For many brown women, their hair is both a blessing and a curse. It’s beautiful and versatile, but also the source of contention when people don’t understand it. In its chemically relaxed state it takes on the status quo European standard of beauty of straight and silky.
In its natural form, however, the curls of brown women vary from extremely loose to tight and kinky and all points in between. However, when worn natural, the hair is arguably its most versatile for it can be braided, straightened, worn as a statement-making afro, and more. Sadly, how brown women wear their hair is often the source of great criticism no matter how its worn.
It’s 2017 and studies show that there is still strong bias against brown women who wear their hair in its natural, un-chemically treated state. The pressure for brown women to conform to mainstream white America’s standards of beauty often drive many use products that some studies have linked been linked to cancer and other conditions.
Still, many brown women are sent the message that no matter what they do to their hair, it’s not good enough. For example, as recently as last week, Congresswoman Maxine Waters (D-CA), had to stand firm after Bill O’Reilly criticized her hair. After O’Reilly likened Waters’ hair to James Browns, she posted the tweet below to let him know that she was unbothered by his cheap shot:
I am a strong black woman. I cannot be intimidated, and I’m not going anywhere. #BlackWomenAtWork
— Maxine Waters (@MaxineWaters) March 29, 2017
Despite the criticism and negative bias many brown women face, they’re also forced to deal with the curiosity that many people have about their hair. This video explains how some brown women are forced to welcome invasion or be seen as unwelcoming if they reject advances when asked if someone may touch their hair.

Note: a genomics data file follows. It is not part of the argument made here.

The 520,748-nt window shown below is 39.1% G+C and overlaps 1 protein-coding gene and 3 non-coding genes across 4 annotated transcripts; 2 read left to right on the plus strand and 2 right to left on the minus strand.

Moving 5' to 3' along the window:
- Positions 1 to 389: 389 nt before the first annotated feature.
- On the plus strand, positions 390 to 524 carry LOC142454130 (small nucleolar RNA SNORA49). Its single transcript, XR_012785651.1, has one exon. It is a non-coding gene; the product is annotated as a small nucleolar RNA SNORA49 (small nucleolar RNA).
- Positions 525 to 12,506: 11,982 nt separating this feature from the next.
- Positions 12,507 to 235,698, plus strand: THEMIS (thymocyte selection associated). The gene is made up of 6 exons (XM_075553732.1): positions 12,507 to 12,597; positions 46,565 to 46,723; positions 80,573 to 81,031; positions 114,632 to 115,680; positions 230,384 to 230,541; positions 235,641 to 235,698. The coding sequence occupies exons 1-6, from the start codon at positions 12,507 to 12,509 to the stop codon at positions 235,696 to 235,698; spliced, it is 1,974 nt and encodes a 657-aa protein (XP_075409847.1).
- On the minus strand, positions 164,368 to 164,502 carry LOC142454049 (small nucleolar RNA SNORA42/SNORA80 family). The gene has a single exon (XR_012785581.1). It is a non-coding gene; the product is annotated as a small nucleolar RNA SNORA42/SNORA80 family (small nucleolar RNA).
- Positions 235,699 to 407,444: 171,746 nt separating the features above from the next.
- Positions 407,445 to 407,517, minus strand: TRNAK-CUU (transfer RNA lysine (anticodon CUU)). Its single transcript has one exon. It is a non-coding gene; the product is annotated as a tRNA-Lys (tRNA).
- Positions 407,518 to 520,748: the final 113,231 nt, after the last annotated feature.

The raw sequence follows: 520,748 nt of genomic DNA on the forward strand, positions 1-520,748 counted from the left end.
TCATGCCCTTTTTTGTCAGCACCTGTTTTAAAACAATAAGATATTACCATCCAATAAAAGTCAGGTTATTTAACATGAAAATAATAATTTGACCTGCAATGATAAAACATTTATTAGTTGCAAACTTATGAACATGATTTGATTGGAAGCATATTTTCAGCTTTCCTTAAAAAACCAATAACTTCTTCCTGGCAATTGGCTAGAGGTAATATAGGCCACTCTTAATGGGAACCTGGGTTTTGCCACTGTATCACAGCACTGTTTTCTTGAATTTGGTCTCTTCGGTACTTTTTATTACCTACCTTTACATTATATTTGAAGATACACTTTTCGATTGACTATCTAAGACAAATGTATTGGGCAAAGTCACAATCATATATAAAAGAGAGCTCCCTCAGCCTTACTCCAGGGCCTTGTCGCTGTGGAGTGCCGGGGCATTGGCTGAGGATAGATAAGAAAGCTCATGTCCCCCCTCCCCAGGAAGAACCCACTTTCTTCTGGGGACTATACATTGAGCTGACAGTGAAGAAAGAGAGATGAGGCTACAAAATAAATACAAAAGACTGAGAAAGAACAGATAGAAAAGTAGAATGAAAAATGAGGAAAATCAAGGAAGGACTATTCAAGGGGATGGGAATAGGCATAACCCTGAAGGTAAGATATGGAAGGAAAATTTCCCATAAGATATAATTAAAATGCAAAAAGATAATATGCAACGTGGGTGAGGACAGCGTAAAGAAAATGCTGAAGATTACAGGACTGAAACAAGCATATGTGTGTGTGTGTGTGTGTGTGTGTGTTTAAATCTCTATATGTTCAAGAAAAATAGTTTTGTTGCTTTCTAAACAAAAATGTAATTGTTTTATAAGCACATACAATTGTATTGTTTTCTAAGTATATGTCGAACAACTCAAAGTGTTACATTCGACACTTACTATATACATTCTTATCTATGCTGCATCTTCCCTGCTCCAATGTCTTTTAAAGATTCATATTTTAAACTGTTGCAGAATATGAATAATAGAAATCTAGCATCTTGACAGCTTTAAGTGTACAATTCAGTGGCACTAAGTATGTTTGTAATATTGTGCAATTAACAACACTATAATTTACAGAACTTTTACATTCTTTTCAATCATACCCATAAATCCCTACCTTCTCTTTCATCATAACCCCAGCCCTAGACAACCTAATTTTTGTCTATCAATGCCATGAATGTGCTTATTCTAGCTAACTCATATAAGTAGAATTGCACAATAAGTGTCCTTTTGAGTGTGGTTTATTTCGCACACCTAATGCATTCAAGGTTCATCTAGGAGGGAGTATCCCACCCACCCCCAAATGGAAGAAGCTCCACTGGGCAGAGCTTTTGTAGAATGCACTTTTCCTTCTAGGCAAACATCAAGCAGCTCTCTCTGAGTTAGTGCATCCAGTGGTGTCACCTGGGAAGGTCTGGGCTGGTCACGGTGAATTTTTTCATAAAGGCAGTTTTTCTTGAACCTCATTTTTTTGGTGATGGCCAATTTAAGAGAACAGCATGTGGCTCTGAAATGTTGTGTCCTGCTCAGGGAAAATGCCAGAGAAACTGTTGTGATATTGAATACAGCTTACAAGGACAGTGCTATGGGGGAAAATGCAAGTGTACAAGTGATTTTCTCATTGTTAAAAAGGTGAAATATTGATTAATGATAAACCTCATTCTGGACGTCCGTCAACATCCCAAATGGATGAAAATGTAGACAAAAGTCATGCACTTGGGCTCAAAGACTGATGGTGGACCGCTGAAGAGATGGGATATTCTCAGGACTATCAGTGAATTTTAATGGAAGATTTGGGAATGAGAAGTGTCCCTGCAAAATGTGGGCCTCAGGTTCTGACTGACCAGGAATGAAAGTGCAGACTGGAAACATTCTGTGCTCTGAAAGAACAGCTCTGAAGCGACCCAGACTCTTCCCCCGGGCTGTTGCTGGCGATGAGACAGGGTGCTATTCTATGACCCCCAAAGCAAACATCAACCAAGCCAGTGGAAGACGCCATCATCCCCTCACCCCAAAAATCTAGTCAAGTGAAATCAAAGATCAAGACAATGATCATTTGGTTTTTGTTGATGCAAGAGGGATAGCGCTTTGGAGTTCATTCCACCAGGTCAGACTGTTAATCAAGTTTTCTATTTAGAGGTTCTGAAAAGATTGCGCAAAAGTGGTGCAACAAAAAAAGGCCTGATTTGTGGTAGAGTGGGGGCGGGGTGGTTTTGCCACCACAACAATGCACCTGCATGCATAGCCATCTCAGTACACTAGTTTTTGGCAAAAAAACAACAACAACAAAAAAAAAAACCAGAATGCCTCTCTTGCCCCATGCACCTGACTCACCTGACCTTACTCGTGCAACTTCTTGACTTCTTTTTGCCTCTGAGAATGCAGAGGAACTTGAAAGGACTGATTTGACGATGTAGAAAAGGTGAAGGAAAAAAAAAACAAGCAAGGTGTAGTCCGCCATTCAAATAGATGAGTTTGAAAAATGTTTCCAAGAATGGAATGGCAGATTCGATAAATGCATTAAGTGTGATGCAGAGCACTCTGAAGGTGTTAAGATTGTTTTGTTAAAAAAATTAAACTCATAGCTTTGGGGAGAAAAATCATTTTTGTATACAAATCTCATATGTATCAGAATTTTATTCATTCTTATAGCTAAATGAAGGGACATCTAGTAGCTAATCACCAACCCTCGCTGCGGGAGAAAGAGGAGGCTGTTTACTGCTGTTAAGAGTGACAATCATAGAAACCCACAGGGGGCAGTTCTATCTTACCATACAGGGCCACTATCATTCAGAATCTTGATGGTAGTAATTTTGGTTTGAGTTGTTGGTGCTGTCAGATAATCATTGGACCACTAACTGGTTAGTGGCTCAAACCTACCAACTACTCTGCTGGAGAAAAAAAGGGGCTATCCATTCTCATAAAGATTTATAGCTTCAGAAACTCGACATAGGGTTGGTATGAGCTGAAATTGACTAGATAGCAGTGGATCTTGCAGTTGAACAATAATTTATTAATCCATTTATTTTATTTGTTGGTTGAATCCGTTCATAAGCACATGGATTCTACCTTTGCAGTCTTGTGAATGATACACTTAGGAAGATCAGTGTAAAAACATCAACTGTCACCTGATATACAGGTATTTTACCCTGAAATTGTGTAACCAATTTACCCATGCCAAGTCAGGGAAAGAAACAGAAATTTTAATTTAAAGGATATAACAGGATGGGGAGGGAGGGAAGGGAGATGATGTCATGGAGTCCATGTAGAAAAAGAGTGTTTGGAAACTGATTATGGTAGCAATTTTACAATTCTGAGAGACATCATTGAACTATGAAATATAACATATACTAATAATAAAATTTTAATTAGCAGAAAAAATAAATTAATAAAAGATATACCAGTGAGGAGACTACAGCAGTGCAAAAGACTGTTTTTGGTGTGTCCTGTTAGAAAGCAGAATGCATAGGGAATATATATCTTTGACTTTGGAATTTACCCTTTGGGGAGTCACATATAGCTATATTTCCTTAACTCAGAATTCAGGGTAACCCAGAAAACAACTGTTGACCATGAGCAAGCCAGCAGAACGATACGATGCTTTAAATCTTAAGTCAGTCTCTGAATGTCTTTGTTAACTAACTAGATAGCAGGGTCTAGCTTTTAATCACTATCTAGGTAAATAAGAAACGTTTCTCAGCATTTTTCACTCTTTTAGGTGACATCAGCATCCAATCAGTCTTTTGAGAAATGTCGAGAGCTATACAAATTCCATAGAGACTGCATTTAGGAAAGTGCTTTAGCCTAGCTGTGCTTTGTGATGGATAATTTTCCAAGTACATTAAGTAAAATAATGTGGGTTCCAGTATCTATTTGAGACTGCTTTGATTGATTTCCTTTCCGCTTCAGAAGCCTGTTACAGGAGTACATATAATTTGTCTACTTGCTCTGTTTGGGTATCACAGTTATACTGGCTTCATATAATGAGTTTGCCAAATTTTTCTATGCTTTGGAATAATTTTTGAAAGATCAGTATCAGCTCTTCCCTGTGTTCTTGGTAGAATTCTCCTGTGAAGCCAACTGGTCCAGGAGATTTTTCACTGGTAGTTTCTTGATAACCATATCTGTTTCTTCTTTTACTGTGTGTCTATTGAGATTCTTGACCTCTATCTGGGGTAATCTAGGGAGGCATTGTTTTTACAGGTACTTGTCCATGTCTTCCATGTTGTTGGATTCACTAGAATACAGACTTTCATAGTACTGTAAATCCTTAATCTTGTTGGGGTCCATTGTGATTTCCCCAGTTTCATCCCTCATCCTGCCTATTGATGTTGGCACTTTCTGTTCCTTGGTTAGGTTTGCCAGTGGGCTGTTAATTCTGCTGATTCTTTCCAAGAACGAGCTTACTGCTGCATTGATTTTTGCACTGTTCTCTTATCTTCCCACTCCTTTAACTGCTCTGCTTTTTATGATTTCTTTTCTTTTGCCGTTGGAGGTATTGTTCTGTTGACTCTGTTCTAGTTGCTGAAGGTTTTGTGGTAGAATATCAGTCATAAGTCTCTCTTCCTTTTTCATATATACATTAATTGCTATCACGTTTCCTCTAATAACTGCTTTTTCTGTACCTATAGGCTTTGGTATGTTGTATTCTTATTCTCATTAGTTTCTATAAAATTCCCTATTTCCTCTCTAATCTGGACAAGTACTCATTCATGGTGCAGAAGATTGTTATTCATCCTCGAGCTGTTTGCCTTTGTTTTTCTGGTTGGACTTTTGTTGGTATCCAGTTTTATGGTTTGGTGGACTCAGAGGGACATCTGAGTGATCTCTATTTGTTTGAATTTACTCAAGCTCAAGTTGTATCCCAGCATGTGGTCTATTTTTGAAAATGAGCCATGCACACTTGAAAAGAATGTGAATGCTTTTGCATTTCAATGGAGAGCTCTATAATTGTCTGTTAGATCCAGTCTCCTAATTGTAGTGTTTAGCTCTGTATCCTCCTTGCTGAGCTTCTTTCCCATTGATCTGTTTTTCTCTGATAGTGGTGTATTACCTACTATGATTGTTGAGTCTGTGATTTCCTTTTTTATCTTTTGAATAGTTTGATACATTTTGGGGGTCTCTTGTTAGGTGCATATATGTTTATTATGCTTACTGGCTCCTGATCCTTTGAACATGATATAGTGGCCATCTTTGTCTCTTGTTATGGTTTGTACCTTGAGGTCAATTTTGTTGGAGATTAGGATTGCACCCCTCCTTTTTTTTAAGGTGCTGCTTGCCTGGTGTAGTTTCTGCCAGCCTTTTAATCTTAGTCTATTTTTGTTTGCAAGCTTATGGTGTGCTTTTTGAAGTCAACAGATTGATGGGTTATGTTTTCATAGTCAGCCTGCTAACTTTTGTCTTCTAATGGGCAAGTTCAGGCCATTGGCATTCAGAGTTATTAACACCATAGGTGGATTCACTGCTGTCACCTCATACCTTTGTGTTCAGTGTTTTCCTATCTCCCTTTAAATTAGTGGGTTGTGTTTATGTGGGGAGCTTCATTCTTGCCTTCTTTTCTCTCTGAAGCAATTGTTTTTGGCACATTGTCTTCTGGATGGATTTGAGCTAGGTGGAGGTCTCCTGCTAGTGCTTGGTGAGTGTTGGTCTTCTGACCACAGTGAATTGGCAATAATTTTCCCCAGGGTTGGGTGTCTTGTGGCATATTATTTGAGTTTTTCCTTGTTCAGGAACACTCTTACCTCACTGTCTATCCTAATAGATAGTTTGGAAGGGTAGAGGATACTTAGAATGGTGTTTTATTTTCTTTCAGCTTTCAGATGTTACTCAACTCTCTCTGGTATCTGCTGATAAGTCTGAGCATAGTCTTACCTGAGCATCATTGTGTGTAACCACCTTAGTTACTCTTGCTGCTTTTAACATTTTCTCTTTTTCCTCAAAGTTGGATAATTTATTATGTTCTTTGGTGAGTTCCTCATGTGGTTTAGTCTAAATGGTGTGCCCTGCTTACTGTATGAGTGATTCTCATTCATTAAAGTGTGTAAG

Simply put, hair is a pretty big deal to many brown women; the bigness of that deal extends beyond the superficial aspects of hair and has political and social ramifications that most people can’t comprehend. So, when former First Lady Michelle Obama was spotted rocking her natural hair, it was a big deal.
This is the picuture I have been waiting on for like 3 years. COME ON NATURAL. pic.twitter.com/HF8AYpsciB
— gif sommelier (@meagnacarta) April 2, 2017
People went nuts in response to the posting of the tweet/picture above:
— Dellea Copeland (@delleacopeland) April 3, 2017
— Marquise Griffin (@mjamgriffin) April 3, 2017
@meagnacarta her natural hair was hiding for 8 (+) years 😩
— angela🍼martinez (@crybaby_angela) April 3, 2017
@meagnacarta Me too! She can finally do her
— Terryl Renee Quarles (@terrylrenee) April 3, 2017
Their white counterparts don’t need permission or someone in a position of leadership or prominence to make a given look okay/normalize it, brown women sometimes do, especially where hair, make-up, and fashion are concerned. So when @meagnacarta says, he/she has been waiting on Mrs. Obama to rock her natural hair “for like three years,” it’s a sincere way to acknowledge that the same First Lady who caught hell for wearing a sleeveless dress, wouldn’t have been able to live down wearing hear hair in its natural form.
Brown women are beautiful no matter how they wear their hair, though. The problem is they don’t always get that message from society because natural hair isn’t commonly accepted as “pretty.” Michelle Obama being seen out with her natural hair likely reminded some brown girls/women and taught others, of their beauty.
Featured Image via Getty/Chip Somodevilla/Staff